Yesterday at 13 o’clock the VUB hosted a livestream in light of the imminent switch to code red on the 26th of October. The livestream, lasting half an hour, was meant to communicate new measures that will come into effect next Monday. With a moderator keeping an eye on online questions and delegating the floor to those present, vice rector Jan Danckaert led the information session and the answering of most questions.
Text: Filip Lismont
Images: Moeial archive, Marit Galle
Nearly all info was communicated in both Dutch and English, and answers often relayed focus to the upcoming provisions for first year students and international students, many of whom are especially isolated throughout the COVID crisis. Students tuned in and took the opportunity to ask questions in the comments, the substance of these questions ranging from exam protocols to the fact that most VUB students had to hear about the switch to code red in the news rather than from the VUB. There was not enough time to answer all questions, but it was regrettably noticeable that the more critical questions were not engaged with.
How long will code red be in effect? And what does this mean for classes?
The most impactive changes were communicated first, as vice rector Jan Danckaert confirmed that the VUB will remain in code red until the end of the first semester, meaning that any changes to safety protocol will only come following the January exam period. This implies that nearly all classes will shift to online platforms, with exceptions for first year bachelor students and courses where physical classes are essential in achieving the set learning goals. For students in the first year of their bachelor, WPO’s (seminars, practical work, physical exercises) will still continue with physical attendance possible, while all lectures will be held exclusively online. Further exceptions to online learning are courses where physical infrastructure or equipment is needed, or when set learning goals require physical attendance.
Ensuring that professors are reachable was also a key point. Teachers are encouraged to adhere to class schedules and be as available for students online as they would be in normal times. Digital learning platforms are not always easy to facilitate, and there are countless cases of students reporting technical issues that affect learning capacity. The VUB has had to be reflexive in ensuring that teachers and students know how to work with digital class settings, and that all involved are not too hindered by the new online learning environment. While the difficulty of digital teaching remains, the VUB has now had more than half a year to develop a strategy or protocol ensuring more consistency in online teaching methods. Up till now however, no cohesive plan or protocol has been announced to secure this consistency, and any questions on the topic were not addressed by the moderator or panel.
The upcoming January exam period will take place under the same approach as the previous exam periods in August and July. Although this was not further specified, despite some questions on the topic, this most likely implies that exams will be held online unless a physical exam can take place in a corona proof setting. Professors will again be able to construct exam formats and questions by their own prerogative. The study week that normally falls right before the January exams has also been removed. That week will now be available for exam sessions in order to spread out the exams as much as possible, although professors are still advised against planning exams at this time.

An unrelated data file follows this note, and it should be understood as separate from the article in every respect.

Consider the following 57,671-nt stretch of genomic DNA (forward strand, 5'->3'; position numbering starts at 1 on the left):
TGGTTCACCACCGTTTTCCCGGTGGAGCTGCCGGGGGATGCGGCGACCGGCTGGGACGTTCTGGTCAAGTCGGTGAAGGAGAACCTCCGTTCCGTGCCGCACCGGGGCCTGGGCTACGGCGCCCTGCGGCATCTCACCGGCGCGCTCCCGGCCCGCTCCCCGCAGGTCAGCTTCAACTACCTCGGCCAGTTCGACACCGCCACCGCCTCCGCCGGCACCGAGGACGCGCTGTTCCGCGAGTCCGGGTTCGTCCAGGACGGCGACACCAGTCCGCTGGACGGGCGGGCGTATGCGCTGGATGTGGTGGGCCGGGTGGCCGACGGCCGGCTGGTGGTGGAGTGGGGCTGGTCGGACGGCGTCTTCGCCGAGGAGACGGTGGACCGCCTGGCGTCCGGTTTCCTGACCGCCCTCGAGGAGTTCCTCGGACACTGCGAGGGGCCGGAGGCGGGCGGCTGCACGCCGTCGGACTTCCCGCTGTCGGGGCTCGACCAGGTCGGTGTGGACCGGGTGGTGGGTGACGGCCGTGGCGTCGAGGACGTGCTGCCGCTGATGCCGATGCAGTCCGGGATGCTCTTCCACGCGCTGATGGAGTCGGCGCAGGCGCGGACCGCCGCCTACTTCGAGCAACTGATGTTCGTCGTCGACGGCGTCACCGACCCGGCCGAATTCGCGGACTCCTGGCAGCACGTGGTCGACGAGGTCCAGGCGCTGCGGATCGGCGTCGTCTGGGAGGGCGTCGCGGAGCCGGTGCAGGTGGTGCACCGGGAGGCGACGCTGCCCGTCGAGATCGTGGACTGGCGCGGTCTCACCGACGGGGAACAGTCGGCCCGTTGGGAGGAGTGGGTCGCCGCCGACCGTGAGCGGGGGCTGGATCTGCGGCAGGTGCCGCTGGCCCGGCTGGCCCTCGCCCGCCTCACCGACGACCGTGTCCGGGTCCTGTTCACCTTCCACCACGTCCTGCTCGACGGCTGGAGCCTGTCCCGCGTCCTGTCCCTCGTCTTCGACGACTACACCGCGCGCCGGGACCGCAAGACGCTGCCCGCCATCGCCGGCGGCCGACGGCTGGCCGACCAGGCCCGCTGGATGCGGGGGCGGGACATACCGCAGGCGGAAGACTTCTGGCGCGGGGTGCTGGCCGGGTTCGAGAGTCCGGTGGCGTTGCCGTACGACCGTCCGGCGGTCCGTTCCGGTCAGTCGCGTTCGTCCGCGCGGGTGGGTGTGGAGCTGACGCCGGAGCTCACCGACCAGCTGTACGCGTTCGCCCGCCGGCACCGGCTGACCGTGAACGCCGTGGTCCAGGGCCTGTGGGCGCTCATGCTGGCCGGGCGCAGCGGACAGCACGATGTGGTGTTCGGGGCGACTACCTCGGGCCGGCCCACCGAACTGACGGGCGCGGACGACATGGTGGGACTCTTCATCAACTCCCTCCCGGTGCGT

There was a notable focus on international students and the efforts made to ensure that they are well received and sufficiently supported throughout their stay in Brussels. International students are still encouraged to come to Brussels throughout their engagement with the VUB, with several initiatives meant to ensure they can still enjoy their time in Belgium regardless of the health crisis. The bulk of these initiatives will be announced shortly, with buddy systems already in place. This system is not exclusive to international students, as first years can also be assigned to a buddy.
Code red will have severe consequences for the energy of campus life, but certain facilities will stay open with altered safety guidelines. The VUB Restaurant and the sandwich bar next to opinio will stay available for take-away meals. The library will also remain open, with seats being available for reservations through the Affluences booking system, to be found on the website of the VUB library. Students are also welcome to continue living in their VUB dorms, either on campus or in the Schoofslaan and Nieuwenlaan dorm facilities. They are however explicitly asked to maintain the safety guidelines of washing hands, wearing masks, maintaining distance and limiting company to a total of 4 people (including yourself).
Lastly, but certainly not least, the issue of students’ mental health was addressed. But besides underlining its importance, there seemed to be no concrete measures to tackle the predictable rise in mental health issues among students. The issue of mental health is already prominent amongst students, and student psychologists remain heavily booked and hard to reach, guidance counsellors are swamped with emails and sometimes take weeks to reply. Besides the buddy system, social contact has been brutally reduced. It is hence yet to be seen whether the university can manifest their proclaimed support for troubled students into action.